How do we get our students to remember what they learn in class? Sometimes it feels like our lessons go in one ear and out the other. The key to improving information retention is reflection. If we want our students to remember something, we have to give them time to consolidate it within their brains. That is where writing to learn is a powerful tool.
Of course, just giving students extra thinking time won’t be especially useful because their minds, like ours, tend to wander. Instead, we need to provide them with an activity that forces them to think deeply about what they just learned.
Short quizzes are great for this because students already understand the importance of a quiz and will try their best. On the other hand, quizzes may make your students feel anxious, and anxiety is terrible for developing new memories.
There is also the issue of effort. The more effort an activity requires, the stronger the neural connections students will make. Answering multiple-choice questions require the least effort because all of the answers are provided. Fill in the blank and short answer questions need more effort, but an open-ended writing prompt requires the most effort.
I want to pause for a moment and say that there are benefits to quizzes, multiple-choice, fill-in-the-blank, and short answer questions. They have their place in the classroom, but this blog post is about the benefits of writing.
When we ask students to write about a topic, they have to use many thinking skills at once. They have to decide which information to include, how to arrange the information, and how they want to write about it. Making all of these decisions and then executing them is incredibly mentally rigorous, so students make more substantial and more complex neural connections.
Writing also takes longer than thinking or talking about a topic, so your students have more time to reflect on their learning. This time is vital for processing information. Increased time allows the brain to move the new information toward long-term memory and look for patterns that will connect it to existing neural networks.
The power of writing is that it takes significant effort. Our students will benefit the most from writing tasks if they are short, informal, and low-stakes. The writing task’s purpose is to learn, so students don’t need to worry about proper grammar, spelling, or other conventions. They should instead focus on getting their ideas on paper.
Here are some ways you can using writing to learn in your classroom to increase student comprehension and memorization.
Summaries: At the end of a lesson, have students summarize what they learned in writing. You can limit the number of sentences allowed to force students to get creative. For example, summarize the Battle of Gettysburg in three sentences. Whether you limit sentences or not, you want to keep the summaries short. Just a few minutes of writing will help your students process what they learned.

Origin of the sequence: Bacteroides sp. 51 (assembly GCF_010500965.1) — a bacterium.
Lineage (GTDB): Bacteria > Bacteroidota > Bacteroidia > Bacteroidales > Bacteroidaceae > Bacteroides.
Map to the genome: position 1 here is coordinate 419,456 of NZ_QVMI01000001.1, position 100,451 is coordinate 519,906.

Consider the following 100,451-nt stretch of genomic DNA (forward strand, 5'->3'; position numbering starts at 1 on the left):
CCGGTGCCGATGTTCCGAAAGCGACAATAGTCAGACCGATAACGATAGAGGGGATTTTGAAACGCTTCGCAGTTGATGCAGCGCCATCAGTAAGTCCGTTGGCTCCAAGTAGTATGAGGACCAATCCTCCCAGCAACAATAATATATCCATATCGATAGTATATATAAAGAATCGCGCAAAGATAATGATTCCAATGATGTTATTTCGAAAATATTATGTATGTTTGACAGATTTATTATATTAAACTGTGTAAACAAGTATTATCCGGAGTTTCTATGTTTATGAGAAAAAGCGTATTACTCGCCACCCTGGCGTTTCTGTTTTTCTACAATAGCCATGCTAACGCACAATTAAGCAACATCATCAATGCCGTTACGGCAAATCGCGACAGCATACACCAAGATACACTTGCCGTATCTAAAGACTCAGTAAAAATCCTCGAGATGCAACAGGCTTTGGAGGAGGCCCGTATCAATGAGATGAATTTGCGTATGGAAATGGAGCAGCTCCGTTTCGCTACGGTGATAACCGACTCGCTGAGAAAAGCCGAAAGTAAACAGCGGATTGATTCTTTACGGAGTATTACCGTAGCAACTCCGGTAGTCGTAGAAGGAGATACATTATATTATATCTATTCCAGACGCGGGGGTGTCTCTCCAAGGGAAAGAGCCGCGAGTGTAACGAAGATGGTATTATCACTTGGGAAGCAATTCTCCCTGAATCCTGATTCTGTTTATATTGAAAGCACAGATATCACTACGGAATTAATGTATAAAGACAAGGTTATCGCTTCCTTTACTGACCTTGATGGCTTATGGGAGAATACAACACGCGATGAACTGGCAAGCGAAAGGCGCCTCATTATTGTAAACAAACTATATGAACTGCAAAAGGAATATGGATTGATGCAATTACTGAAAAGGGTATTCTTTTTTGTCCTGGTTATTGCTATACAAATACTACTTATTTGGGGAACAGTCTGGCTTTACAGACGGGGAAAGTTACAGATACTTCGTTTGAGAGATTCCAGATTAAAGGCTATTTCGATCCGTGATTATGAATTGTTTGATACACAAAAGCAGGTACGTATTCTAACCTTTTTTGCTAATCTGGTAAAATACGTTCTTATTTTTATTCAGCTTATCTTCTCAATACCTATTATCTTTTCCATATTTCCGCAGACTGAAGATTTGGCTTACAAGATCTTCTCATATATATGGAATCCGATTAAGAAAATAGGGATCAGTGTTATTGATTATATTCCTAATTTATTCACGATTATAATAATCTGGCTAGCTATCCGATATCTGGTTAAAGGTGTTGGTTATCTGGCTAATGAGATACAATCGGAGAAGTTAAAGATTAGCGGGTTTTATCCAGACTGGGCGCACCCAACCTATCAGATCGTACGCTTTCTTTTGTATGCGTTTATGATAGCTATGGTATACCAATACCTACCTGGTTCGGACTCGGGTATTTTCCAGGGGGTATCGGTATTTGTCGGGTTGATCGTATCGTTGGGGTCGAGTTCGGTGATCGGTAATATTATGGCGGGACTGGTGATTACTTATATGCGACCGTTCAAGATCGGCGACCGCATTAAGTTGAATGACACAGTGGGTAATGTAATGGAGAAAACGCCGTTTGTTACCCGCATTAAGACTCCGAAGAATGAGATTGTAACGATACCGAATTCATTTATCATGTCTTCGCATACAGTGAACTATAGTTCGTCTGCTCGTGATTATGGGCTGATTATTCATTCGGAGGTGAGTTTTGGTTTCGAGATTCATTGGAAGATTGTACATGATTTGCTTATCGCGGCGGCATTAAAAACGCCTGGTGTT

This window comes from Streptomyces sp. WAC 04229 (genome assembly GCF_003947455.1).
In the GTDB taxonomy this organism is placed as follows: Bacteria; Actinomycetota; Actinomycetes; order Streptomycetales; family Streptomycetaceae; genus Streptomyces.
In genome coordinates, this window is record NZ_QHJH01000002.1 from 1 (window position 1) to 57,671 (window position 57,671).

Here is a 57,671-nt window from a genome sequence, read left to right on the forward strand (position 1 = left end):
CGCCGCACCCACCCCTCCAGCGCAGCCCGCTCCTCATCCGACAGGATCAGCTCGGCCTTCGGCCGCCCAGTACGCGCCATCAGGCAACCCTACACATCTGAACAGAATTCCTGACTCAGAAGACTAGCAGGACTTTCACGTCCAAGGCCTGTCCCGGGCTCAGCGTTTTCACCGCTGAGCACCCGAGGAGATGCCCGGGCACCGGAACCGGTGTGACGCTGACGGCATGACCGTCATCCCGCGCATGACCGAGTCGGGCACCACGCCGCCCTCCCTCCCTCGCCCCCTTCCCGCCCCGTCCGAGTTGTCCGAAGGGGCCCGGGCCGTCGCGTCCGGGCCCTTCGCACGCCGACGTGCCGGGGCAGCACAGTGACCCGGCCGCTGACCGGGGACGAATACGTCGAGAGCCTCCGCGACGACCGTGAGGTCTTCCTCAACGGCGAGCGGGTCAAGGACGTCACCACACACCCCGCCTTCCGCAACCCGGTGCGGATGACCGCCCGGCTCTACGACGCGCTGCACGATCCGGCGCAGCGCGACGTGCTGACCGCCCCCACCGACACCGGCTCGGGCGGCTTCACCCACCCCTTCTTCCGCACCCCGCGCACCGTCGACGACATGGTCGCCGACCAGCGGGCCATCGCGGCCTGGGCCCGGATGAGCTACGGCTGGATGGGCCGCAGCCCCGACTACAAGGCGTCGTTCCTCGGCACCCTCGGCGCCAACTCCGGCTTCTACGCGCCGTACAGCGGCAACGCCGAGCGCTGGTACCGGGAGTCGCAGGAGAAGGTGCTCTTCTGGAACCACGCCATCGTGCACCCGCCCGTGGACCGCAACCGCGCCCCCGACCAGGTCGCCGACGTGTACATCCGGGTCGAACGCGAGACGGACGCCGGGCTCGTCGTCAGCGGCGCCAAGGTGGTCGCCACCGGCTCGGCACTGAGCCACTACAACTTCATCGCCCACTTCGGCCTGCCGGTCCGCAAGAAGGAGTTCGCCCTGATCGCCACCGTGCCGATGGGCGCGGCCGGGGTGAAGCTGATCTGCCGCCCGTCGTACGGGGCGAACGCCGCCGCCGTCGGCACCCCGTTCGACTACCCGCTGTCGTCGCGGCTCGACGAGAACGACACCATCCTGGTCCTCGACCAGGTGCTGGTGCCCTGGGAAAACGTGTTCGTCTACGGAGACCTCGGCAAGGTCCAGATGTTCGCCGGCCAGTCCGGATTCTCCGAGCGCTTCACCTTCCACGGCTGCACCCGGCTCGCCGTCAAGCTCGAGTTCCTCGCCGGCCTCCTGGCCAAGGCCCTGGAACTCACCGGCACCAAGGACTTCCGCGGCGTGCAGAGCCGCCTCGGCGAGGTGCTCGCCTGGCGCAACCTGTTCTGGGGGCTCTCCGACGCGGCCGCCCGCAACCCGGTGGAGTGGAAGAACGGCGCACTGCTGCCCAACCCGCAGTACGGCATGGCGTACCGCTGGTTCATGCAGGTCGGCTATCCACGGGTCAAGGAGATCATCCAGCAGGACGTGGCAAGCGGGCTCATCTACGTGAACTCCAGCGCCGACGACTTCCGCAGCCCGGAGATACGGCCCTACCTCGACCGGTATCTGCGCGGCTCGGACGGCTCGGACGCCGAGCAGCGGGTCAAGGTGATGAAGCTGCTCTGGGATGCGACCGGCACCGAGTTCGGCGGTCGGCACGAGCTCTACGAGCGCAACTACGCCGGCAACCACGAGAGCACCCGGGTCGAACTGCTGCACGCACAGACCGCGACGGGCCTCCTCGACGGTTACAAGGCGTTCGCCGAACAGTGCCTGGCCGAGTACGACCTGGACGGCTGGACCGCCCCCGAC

Annotations: Go beyond symbols when having your students annotate texts. Ask them to stretch their thoughts into sentences. For example, I found this part surprising because I have been to the beach many times, and I have never found buried treasure.
Reading Journals: After free reading time, give students a few minutes to add to their reading journals. They can free-write about what they read or choose a prompt.
Class Tweets: Have your students write a tweet (140 characters or less) about what they learned. These are great for displays and get students to think about what they learned.
Metaphor Madness: Have students compare something from the lesson to a completely different topic. You may need to brainstorm lists to get students started with this activity because it requires a lot of thinking. For example, after a lesson on the nervous system, a student could compare the nervous system and a basketball team.
Finding Connections: This is an idea I read in Small Teaching, a fantastic book about small things you can do in your classroom to increase student achievement. Make a list of all of the topics you have taught throughout the year. Then, have students select any two topics and write about how they are connected.
If none of these ideas speak to you, that is okay! The most important thing is to get your students writing throughout the day. Even without a focus on writing mechanics, just the act of writing will help them improve as writers. Their cognitive skills will also improve, which will help them on content tests. Best of all, writing to learn is free. You don’t have to purchase any special equipment or resources. You have everything you need in your classroom already!
ARE YOU TEACHING SCIENCE?
I am working on creating more science units so that every science teacher can get exactly what he or she needs for her students. You can also read about how I use brain science to teach other science topics on my blog. Click the pictures below to learn more.